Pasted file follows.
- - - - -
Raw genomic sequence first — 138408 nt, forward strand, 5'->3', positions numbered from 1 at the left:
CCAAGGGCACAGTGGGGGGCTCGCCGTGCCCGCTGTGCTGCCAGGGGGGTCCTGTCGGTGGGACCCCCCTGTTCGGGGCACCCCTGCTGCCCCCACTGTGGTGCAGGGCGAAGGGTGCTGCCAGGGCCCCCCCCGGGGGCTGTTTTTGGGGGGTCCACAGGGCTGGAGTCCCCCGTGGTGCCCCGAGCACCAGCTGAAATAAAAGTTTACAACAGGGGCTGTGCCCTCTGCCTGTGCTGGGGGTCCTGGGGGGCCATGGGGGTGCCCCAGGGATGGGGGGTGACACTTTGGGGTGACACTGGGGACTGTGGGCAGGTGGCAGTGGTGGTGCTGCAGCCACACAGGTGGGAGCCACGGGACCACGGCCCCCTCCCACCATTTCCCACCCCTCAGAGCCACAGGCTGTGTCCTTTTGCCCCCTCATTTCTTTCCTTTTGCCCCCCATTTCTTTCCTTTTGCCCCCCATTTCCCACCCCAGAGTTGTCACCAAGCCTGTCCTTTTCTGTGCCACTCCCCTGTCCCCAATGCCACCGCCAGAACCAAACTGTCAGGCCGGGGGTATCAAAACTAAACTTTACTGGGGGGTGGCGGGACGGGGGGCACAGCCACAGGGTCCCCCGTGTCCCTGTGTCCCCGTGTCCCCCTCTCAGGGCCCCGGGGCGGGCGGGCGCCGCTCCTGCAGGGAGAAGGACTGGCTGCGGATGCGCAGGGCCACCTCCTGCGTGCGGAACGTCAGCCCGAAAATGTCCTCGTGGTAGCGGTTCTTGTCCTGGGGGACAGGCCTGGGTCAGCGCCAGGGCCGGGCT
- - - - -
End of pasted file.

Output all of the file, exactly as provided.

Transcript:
Raw genomic sequence first — 138408 nt, forward strand, 5'->3', positions numbered from 1 at the left:
CCAAGGGCACAGTGGGGGGCTCGCCGTGCCCGCTGTGCTGCCAGGGGGGTCCTGTCGGTGGGACCCCCCTGTTCGGGGCACCCCTGCTGCCCCCACTGTGGTGCAGGGCGAAGGGTGCTGCCAGGGCCCCCCCCGGGGGCTGTTTTTGGGGGGTCCACAGGGCTGGAGTCCCCCGTGGTGCCCCGAGCACCAGCTGAAATAAAAGTTTACAACAGGGGCTGTGCCCTCTGCCTGTGCTGGGGGTCCTGGGGGGCCATGGGGGTGCCCCAGGGATGGGGGGTGACACTTTGGGGTGACACTGGGGACTGTGGGCAGGTGGCAGTGGTGGTGCTGCAGCCACACAGGTGGGAGCCACGGGACCACGGCCCCCTCCCACCATTTCCCACCCCTCAGAGCCACAGGCTGTGTCCTTTTGCCCCCTCATTTCTTTCCTTTTGCCCCCCATTTCTTTCCTTTTGCCCCCCATTTCCCACCCCAGAGTTGTCACCAAGCCTGTCCTTTTCTGTGCCACTCCCCTGTCCCCAATGCCACCGCCAGAACCAAACTGTCAGGCCGGGGGTATCAAAACTAAACTTTACTGGGGGGTGGCGGGACGGGGGGCACAGCCACAGGGTCCCCCGTGTCCCTGTGTCCCCGTGTCCCCCTCTCAGGGCCCCGGGGCGGGCGGGCGCCGCTCCTGCAGGGAGAAGGACTGGCTGCGGATGCGCAGGGCCACCTCCTGCGTGCGGAACGTCAGCCCGAAAATGTCCTCGTGGTAGCGGTTCTTGTCCTGGGGGACAGGCCTGGGTCAGCGCCAGGGCCGGGCT